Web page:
Despite all of this going on, the Rand followed exactly as per our predictions from the Friday, breaking down lower into the sub R14.60 area:

And then in other news:

  • Load shedding seemed to be a bit more under control this last week, as Eskom’s generator capacity has recovered. Despite this, expectation was for more load shedding through the summer with poor maintenance and old power plants plaguing the SOE. This last week saw the next Eskom bailout, this time for R59bn in order to keep the lights on across the country. One feels that Mboweni's Budget speech this week is going to be crucial to get clarity over the SOE's future, and to convince Moody's that good things are coming, if they have a little more patience...
  • Foreign purchases of local bonds ramped up a level this last week, with in excess of R6 billion being bought in just 4 days. Investors continue to be risk-on despite the shaky global climate, and for now, SA is the beneficiary of that. In other news, SA September inflation figures fell to 4.1%, down from 4.3% in August, which (while low) is in line with the SARB’s expectation, and with that also came good news of expected petrol price reduction - following lower oil prices and the stronger Rand.
  • After 8 years at the helm of the ECB, Mario Draghi held his last meeting as President of the Central Bank. Draghi’s term will be remembered for QE, low inflation rates and most notably dealing with the sovereign debt crisis in Greece. In the final meeting, he announced that interest rates would remain the same.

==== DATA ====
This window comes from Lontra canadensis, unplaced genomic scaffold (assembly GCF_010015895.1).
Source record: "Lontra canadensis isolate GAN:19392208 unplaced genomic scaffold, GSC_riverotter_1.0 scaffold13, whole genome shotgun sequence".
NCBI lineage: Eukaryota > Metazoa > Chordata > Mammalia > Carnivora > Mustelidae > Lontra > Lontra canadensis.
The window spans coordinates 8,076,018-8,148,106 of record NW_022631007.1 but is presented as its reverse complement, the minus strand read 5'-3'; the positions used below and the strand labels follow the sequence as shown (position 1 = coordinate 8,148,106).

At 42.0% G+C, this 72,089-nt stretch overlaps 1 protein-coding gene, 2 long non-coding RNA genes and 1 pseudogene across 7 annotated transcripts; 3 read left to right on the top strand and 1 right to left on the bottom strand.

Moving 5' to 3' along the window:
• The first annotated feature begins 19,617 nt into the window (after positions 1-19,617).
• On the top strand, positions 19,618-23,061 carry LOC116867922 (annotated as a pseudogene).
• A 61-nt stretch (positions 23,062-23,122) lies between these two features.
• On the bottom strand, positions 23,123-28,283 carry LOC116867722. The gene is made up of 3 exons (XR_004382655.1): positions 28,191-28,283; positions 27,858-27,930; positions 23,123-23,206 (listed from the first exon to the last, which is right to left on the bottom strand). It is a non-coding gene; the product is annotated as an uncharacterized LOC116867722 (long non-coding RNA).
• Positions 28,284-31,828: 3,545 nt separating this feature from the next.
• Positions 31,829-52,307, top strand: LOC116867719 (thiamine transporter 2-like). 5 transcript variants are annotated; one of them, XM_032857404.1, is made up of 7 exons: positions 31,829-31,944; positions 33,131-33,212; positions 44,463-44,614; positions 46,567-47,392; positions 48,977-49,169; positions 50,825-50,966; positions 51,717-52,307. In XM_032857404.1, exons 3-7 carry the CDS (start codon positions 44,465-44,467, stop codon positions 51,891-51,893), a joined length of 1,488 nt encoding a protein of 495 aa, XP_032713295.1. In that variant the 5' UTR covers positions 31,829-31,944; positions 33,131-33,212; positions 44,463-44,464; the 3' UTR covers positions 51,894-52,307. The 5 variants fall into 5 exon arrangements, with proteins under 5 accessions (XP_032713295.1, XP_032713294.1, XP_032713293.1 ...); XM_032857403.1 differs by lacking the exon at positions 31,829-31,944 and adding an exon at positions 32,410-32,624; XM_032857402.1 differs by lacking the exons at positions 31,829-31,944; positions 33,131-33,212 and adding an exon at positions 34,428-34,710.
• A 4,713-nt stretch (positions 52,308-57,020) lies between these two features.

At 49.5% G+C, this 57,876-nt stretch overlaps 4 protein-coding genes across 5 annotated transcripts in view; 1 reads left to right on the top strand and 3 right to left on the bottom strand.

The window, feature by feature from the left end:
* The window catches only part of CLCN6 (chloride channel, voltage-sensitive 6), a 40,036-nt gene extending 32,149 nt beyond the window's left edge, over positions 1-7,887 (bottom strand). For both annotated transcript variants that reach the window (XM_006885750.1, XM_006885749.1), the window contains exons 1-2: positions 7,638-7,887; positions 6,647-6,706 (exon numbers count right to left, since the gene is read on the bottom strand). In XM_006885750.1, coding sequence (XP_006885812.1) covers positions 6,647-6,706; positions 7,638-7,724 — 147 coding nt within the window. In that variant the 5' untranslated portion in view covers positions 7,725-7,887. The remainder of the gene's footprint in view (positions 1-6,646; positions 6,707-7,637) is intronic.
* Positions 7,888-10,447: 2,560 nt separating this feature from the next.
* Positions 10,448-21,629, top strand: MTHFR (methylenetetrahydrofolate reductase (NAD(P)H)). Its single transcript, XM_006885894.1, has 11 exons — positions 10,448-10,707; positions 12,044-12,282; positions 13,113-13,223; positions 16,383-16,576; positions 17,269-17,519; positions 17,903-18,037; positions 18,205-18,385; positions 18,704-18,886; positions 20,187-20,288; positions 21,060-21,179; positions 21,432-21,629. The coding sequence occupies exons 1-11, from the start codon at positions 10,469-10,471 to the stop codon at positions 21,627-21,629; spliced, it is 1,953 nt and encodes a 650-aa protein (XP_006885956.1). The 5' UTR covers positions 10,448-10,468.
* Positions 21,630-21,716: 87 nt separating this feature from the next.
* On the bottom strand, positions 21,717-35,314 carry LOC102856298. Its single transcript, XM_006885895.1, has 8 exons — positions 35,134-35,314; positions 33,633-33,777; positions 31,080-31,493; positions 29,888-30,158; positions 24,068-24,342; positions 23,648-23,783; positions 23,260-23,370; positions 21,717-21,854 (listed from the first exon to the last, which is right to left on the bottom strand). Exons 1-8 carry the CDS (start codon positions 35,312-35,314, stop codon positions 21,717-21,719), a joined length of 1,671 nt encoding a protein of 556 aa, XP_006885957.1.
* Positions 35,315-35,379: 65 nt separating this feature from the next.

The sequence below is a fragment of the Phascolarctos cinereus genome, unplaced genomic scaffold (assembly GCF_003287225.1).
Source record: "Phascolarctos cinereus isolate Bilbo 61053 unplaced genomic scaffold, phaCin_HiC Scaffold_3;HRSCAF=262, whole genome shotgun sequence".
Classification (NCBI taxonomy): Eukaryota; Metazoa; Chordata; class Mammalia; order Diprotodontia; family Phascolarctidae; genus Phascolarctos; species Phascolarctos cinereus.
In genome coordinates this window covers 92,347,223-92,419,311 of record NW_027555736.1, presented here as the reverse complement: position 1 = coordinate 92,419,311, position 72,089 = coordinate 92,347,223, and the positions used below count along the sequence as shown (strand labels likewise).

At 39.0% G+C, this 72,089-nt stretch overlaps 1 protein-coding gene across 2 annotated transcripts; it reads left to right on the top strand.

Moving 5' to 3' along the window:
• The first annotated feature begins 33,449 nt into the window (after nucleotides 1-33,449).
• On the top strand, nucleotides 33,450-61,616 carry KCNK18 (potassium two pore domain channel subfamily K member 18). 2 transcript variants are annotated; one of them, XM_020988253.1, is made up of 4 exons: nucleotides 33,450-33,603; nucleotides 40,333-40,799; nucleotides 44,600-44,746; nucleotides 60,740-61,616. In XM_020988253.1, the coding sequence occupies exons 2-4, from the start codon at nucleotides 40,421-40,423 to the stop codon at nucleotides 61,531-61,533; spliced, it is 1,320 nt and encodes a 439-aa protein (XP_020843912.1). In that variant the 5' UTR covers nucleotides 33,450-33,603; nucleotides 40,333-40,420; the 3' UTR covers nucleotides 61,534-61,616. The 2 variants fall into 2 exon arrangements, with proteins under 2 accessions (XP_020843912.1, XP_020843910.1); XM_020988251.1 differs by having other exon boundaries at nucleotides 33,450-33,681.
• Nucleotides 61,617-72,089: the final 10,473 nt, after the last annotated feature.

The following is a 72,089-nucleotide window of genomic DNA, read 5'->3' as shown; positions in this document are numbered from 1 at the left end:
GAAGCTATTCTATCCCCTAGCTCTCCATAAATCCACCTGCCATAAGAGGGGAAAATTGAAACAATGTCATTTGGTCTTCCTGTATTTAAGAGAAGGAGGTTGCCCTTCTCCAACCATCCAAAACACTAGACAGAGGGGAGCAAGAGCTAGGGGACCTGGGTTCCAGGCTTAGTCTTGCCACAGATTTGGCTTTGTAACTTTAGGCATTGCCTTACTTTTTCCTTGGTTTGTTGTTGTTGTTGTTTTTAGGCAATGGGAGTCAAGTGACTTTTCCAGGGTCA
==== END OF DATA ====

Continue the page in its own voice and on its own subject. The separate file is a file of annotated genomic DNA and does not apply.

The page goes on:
• And some final news which was certainly not the best of the week: SA government's cumulative irregular spend is now higher than its budget for police and defence, at a whopping R175bn...unbelievable!

As for the Rand, there was some retracement back up toward the R14.70 mark...before Friday saw more Rand strength against the Dollar breaking to below R14.60, as well as against the Euro and Pound, breaking lower against all 3 to end the week on a high note!

And that was the wrap!

The Week Ahead (28 Oct - 1 Nov 2019)

As we head into the last week of October, this is unlikely to be damb squib at all.

In fact, expect just the opposite, with some major economic events to look out for as triggers during the week (Brexit deadline, Fed interest rate decision, SA Trade balances), culminating in two potentially HUGE triggers on Friday:

  • US Non-Farm Payrolls
  • Moody’s Credit Rating Decision

So, fasten your seat-belts, this could be a rollercoaster ride of note!

As for the Rand, the question is - can it extend its gains of the past few weeks?

Our Elliott Wave analysis suggests it is starting to run out of steam short-term, but we are looking at some key levels to confirm direction in the coming weeks.

To get a look at what we are speaking about, use the link below:.

Click here now to start your free trial

(You don't want to regret not having done so this time next week...)

Look forward to hearing from you.

To your success~

James Paynter